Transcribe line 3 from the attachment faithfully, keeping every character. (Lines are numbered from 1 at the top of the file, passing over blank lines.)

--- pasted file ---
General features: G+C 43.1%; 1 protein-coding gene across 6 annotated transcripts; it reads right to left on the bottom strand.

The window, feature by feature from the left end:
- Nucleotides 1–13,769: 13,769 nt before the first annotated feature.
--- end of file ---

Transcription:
- Nucleotides 1–13,769: 13,769 nt before the first annotated feature.